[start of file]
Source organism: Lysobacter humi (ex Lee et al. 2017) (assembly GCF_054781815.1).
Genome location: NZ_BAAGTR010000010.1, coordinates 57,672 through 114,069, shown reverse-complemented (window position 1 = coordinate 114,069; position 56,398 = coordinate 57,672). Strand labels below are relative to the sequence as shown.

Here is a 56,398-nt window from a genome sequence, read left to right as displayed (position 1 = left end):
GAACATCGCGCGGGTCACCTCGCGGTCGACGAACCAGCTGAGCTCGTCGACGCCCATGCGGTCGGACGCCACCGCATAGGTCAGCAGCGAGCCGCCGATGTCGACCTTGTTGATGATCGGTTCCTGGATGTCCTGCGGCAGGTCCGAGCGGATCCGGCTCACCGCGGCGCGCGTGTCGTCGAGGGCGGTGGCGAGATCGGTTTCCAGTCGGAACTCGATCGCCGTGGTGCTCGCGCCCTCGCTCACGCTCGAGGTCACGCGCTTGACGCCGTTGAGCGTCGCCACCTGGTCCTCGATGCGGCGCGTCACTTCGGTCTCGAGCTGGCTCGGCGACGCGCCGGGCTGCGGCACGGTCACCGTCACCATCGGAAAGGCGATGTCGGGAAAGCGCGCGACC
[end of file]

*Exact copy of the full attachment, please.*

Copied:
Source organism: Lysobacter humi (ex Lee et al. 2017) (assembly GCF_054781815.1).
Genome location: NZ_BAAGTR010000010.1, coordinates 57,672 through 114,069, shown reverse-complemented (window position 1 = coordinate 114,069; position 56,398 = coordinate 57,672). Strand labels below are relative to the sequence as shown.

Here is a 56,398-nt window from a genome sequence, read left to right as displayed (position 1 = left end):
GAACATCGCGCGGGTCACCTCGCGGTCGACGAACCAGCTGAGCTCGTCGACGCCCATGCGGTCGGACGCCACCGCATAGGTCAGCAGCGAGCCGCCGATGTCGACCTTGTTGATGATCGGTTCCTGGATGTCCTGCGGCAGGTCCGAGCGGATCCGGCTCACCGCGGCGCGCGTGTCGTCGAGGGCGGTGGCGAGATCGGTTTCCAGTCGGAACTCGATCGCCGTGGTGCTCGCGCCCTCGCTCACGCTCGAGGTCACGCGCTTGACGCCGTTGAGCGTCGCCACCTGGTCCTCGATGCGGCGCGTCACTTCGGTCTCGAGCTGGCTCGGCGACGCGCCGGGCTGCGGCACGGTCACCGTCACCATCGGAAAGGCGATGTCGGGAAAGCGCGCGACC